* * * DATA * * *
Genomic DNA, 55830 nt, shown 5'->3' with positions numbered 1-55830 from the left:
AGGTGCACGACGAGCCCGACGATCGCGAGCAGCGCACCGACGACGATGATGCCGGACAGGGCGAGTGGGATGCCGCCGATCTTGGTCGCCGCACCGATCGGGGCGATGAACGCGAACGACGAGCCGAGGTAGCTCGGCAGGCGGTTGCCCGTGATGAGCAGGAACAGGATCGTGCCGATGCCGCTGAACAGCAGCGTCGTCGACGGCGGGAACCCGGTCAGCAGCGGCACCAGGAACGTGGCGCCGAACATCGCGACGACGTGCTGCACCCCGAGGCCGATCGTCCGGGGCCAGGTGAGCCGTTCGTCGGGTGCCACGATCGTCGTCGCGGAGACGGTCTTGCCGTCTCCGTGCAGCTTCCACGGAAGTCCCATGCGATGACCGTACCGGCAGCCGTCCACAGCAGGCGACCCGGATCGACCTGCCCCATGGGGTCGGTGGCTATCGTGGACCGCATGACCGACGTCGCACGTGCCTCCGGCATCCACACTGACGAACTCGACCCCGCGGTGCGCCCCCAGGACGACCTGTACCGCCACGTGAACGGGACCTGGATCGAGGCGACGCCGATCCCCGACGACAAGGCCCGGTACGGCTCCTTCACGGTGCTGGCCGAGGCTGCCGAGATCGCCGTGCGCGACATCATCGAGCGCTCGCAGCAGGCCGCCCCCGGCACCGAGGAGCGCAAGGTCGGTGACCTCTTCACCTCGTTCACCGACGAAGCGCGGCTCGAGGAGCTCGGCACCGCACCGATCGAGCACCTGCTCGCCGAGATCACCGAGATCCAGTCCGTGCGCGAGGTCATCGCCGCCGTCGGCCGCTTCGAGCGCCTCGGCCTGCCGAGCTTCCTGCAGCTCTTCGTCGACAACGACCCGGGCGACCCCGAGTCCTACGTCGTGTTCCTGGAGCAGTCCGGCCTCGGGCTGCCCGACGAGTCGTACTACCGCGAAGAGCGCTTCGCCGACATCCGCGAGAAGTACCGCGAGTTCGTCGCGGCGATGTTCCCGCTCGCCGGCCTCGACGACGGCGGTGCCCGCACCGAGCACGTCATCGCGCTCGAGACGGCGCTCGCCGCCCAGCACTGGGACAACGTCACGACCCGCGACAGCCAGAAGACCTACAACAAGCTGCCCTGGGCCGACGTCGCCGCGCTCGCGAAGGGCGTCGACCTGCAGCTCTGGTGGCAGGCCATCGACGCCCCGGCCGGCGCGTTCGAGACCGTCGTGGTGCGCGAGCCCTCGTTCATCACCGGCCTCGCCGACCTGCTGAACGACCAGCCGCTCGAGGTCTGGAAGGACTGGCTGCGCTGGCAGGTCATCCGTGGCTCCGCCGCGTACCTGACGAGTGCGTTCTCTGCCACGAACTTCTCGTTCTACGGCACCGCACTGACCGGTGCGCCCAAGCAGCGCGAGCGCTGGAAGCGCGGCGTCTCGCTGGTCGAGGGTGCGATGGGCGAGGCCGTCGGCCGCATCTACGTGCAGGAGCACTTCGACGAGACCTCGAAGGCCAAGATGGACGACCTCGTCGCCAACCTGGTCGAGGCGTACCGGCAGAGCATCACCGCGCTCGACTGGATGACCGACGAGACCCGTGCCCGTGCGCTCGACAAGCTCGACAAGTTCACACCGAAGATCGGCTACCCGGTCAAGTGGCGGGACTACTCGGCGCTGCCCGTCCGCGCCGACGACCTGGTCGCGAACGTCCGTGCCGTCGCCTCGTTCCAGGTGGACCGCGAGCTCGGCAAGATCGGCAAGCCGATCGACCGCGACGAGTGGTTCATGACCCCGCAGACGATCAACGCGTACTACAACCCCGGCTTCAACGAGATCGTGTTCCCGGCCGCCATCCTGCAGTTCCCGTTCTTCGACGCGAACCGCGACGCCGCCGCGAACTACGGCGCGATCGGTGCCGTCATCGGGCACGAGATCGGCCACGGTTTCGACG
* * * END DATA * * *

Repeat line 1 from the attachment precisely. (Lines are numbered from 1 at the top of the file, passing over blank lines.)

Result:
Genomic DNA, 55830 nt, shown 5'->3' with positions numbered 1-55830 from the left: